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Here is a structure I don't really master:

1. It's a long time since I went to the hairdresser's

2. It's been a long time since I went to the hairdresser's

3. It's a long time since I've been to the hairdresser's

4. It's been a long time since I've been to the hairdresser's

Are they all correct? If yes, how do I know which one to use? Thanks!
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Comments  (Page 3) 
GoodmanHi MrP,

I see it differently. Maybe I am worng but this is my logic.

A- We are going to Florida thsi summer, would you care to join us?

B -It's been a long time (undetermined frame of time) since I had last visited DisneyWorld (This visit took place before "the long time"), I think I would like that!

In this context, do you see the sentence structured improperly?

Thanks,

I'd say "It's been a long time since I last visited Disney World".
I need an explanation, sorry, folks... [F] [F] [F]

How can we justify the use of the present perfect after "since"? Because all these examples with "since I've etc..." sound quite right to me, but I can't grasp them reasonibly/grammatically.

Thanks!
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Goodman
A- We are going to Florida thsi summer, would you care to join us?

B -It's been a long time (undetermined frame of time) since I had last visited DisneyWorld (This visit took place before "the long time"), I think I would like that!

In this context, do you see the sentence structured improperly?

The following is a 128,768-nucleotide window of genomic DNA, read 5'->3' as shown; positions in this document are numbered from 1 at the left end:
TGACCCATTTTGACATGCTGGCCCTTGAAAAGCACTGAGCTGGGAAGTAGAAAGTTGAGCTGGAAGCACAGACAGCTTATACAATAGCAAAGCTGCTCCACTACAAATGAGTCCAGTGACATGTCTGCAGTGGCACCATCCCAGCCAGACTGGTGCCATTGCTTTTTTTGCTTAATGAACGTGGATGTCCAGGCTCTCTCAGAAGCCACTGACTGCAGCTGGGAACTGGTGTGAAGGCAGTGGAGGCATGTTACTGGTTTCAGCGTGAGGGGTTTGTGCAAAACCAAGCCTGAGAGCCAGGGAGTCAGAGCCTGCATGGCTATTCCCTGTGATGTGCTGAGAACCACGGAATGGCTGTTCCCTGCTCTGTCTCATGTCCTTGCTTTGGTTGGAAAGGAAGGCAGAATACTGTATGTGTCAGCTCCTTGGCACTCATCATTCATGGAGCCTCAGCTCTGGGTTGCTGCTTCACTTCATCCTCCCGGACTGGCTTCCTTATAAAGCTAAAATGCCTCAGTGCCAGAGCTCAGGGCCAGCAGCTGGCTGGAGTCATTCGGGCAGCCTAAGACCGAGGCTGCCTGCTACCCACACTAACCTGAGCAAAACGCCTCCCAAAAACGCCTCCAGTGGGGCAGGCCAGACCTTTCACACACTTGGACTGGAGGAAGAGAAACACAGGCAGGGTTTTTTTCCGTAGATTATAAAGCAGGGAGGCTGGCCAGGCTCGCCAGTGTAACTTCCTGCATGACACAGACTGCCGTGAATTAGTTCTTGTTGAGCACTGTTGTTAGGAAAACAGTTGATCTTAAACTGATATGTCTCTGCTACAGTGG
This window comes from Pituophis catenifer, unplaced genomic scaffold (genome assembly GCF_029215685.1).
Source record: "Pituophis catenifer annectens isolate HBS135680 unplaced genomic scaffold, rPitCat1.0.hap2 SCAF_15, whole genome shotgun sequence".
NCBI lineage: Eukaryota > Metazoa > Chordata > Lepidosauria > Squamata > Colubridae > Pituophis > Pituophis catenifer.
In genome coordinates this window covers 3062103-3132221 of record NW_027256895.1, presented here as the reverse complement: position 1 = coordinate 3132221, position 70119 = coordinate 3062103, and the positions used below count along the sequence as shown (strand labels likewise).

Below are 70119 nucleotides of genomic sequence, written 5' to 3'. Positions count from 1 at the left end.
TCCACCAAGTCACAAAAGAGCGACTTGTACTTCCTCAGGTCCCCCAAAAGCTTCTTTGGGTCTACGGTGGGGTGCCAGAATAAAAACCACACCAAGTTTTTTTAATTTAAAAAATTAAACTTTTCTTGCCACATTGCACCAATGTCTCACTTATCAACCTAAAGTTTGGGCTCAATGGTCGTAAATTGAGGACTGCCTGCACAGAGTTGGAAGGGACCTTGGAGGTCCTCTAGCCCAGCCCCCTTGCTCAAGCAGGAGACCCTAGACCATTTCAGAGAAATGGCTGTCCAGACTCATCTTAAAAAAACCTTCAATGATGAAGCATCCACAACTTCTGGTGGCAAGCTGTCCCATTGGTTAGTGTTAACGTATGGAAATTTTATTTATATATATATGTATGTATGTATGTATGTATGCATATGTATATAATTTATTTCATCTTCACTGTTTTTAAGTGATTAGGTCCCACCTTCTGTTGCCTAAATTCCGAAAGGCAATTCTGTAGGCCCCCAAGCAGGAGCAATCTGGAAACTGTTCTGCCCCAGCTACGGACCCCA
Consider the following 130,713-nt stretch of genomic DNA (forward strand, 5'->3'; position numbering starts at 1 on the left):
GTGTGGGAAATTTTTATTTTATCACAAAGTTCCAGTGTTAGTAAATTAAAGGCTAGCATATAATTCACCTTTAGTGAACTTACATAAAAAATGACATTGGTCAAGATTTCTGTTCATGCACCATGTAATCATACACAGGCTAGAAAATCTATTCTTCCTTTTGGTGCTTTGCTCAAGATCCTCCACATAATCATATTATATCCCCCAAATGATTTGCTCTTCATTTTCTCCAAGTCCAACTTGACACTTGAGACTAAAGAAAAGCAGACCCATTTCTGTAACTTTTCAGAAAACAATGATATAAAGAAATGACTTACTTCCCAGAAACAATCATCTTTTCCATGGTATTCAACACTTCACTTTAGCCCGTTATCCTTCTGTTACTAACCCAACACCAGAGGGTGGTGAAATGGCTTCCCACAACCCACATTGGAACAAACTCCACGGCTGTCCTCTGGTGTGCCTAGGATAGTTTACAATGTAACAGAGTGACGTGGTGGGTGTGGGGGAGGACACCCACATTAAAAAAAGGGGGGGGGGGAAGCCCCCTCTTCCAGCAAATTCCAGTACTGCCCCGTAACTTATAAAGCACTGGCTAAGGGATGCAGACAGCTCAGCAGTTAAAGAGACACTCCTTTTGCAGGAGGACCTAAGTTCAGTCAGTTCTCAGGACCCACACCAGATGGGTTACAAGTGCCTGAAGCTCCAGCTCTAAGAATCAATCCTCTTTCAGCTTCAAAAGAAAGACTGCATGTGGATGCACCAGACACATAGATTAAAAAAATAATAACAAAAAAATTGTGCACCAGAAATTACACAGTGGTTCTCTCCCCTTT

Thanks,

Hello Goodman

Yes, it still seems odd to me! The part of the past that is comprehended within the present perfect is still "current", so to speak, and so doesn't justify the past perfect; the simple past is enough to express "the visit took took place before the long time".

Sorry!

MrP
Wistiti2
I need an explanation, sorry, folks... [F] [F] [F]

How can we justify the use of the present perfect after "since"? Because all these examples with "since I've etc..." sound quite right to me, but I can't grasp them reasonibly/grammatically.

Thanks!

I think we have to fall back on the "past connected to the present" sense of the present perfect:

1. It's a long time since I ate a chocolate biscuit.

– the speaker expresses no connection to the present.

2. It's a long time since I've eaten a chocolate biscuit.

– the present perfect either a) expresses a literal connection to the present, e.g. perhaps the speaker is eating a chocolate biscuit, in which case the biscuit-eating is the latest in a series of biscuit-eatings; or b) gives past biscuit-eating a present dimension, for vividness.

(That said, it may sound different to AmE ears!)

MrP
Thanks MrP,

As I said in my past thread, I won't express the sentence with the structure in discussion. I just thought I asked. Sometimes, I understand certain context is not quiet right but I can't explain it. With a simple past tense, it sounded more natural! Cheer!
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Thanks to all! Emotion: smile

Would it change anything if I wrote

"It's /it's been ten years since I saw/have seen him"?
I'd personally say "It has been 10 years since I last saw him"

The "It's a long time since I (past simple) is a British expression that I (a Canadian) don't use.

If this is too confusing stick with:

I haven't seen him for 10 years
or
I haven't seen him since 1995.
English grammar is descriptive, not prescriptive. I teach English as a second language and I came across this question on a preparation test for the PET. As a native English speaker, I thought "it's a long time since I've been to the hairdresser's..." sounded just as natural as "it's a long time since i went..." (in fact, as someone else mentioned, I would have said, "it's BEEN a long time since..." because "it's a long time since" sounds odd to me...")

According to the online PET test, there is only one correct answer, but I don't agree. If it sounds natural to most native English speakers, it has already been incorporated into the language as a "correct" or accepted grammatical form.
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It's a long time since i went to the hairdresser